German Speakers: Is There a Word for "Put?"

I remember my German professor from college telling us that German had no word for “put.” Instead, a word that more specifically described the action would be used.

Here are examples of the concept (illustrated in English):

  • I set the glass on the table
  • I lay the papers on the table.
  • I spread the cream cheese on the bagel.
  • I hung the coat in the closet.

Is it true that German is effectively put-less?

Yes, that is correct. The English word put is extremely versatile.

https://dict.leo.org/ende/?search=put

There is, of course, a translation for “put” in each of these instances, but it’s not always the same. So yes, there is no full equivalent for “put” in German. In other instances (e.g. a put option in finance), the English word was simply borrowed into German. That is, however, not at all peculiar when translating stuff from one language into another.

It seems to me that every language has some catch-all verbs that get put to lots of idiomatic use. It’s just that those catch-all verbs don’t correlate with any target-language verbs one-to-one when translating.

English has “put”, “set”, “run”, and others. Sppanish and French seem to get a lot of mileage out of “hacer” and “faire” respectively. I’m sure German has some specific examples.

If you want all your examples to be consistently past tense, that should be “I laid the papers on the table.”

This is similar to the way that there is no 1 to 1 translation of “to be” into Spanish. Most cases of “to be” would be translated as either ser or estar, but which one is correct depends on the circumstances. It is possible, however, to translate an English sentence containing some form of “to be” into Spanish - you just have to do some extra work other than slavishly translating each word individually. And anyone here who knows more than one language knows that you can’t translate like that - context is important.

Thanks everybody.

The reason I’m asking is this:

Tomorrow night, I have to give a very short presentation on a point of English grammar or word usage in public speaking. One bit of standard advice to improve speeches is to opt for words that are more specific and more descriptive. It occurred to me that “put” might offer some opportunities to sub in more specific and descriptive words. Not all instances of “put” can be feasibly replaced, but changing out a few would make for an easy way to liven up a speech.

I was going to use the German thing to introduce the point, given that’s what made me think of it, but I wanted to check to see if it was true first.

I just have to be careful not to say something like “so see what you can do with your puts.”

I guess the German machen (to make) is similar. (at least the way I, with my horrible German and frequent blanking on the verb I should use, use it).

You wouldn’t want to look like a schmuck.

And of course if you want them all to be present tense you would say “I hang the coat in the closet.”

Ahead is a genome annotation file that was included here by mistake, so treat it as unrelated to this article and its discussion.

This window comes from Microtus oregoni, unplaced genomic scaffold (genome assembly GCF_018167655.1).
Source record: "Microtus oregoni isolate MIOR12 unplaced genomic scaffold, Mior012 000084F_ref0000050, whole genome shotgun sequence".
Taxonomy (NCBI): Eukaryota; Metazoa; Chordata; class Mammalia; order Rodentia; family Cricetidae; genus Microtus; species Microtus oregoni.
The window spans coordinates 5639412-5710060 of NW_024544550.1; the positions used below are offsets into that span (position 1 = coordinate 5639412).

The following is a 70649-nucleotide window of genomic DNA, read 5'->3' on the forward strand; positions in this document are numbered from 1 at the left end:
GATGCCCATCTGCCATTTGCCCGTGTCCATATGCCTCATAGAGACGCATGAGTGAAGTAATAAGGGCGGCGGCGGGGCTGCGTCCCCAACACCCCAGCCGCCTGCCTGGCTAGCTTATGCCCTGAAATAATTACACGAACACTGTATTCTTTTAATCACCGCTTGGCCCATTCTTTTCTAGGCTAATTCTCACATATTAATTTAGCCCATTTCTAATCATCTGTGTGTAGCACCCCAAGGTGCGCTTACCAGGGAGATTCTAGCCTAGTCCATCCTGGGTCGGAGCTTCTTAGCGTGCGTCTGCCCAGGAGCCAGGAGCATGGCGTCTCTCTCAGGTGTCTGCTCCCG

That’s the example I was thinking of too. I speak German, but I also teach English and my German students often over-use the word make.

I saw it in a TV show the other day too (Great Continental Railway Journeys, FTR), where a German curator with fairly good English said an artist had “made an exhibition” in some city or other. That’s a common error for German ESL speakers, and funnily enough in English one of the ways to phrase it, depending on context, would involve “put,” as in “put on an exhibition” - from the context it wasn’t clear whether the artist had put on an exhibition or simply been included in one; in German “machen” can be used for either meaning with context telling you which is more likely.

Yeah, in German you can make the cake… make the train… make the door open,please … make (instead of do) your/the work

Nitpick: “Make the train” is not an instance where I’d use machen, at least not if the intended meaning is to reach a train which is about to depart. The literal translation of “make the train” (“den Zug machen”) would be referring to making a move, e.g. in a boardgame. The other instances you name are very common, though, and there are many more - such as macht nichts (“It doesn’t make anything”), meaning that something doesn’t matter or doesn’t bother you. I wouldn’t want to exclude, however, that there is a colloquial usage I’m not aware of where “making the train” in the sense above is used.

Yeah, it was meant as “Wir machen den Zug noch”

In my early English speaking days the term “machen” caused some some confusion, since you can use “mach/machen” for put, lay, do, make, etc. in German, but not in English. For “Mach die Tuer zu.” you would’t say “Make the door close” you just say “Close the door”

Couldn’t tun be used (admittedly somewhat informally) in all of the OP’s examples?

Not really. Tun is more like do

Yes, it can, if you have no qualms about being taken for a plebeian. While not grammatically correct, you can get away with saying “Tu’ das Glas auf den Tisch”, or, perhaps more commonly, “Tu’ das weg hier”. Umgangssprache is a lot more forgiving than Hochsprache, especially in places like Berlin.

I’m not seeing the grammatical error here; could you explain?

Sure you can say

  • I do the glass on the table
  • I do the papers on the table.
  • I do the cream cheese on the bagel.
  • I do the coat in the closet.

However, I’m not sure that it means the same as put when you use do, it might work to some degree in German.

Tu(n) in some of these contexts doesn’t seem to be wrong per se, but it is certainly cavemanesque. OTOH, I think that there are more legitimate uses for the English word put.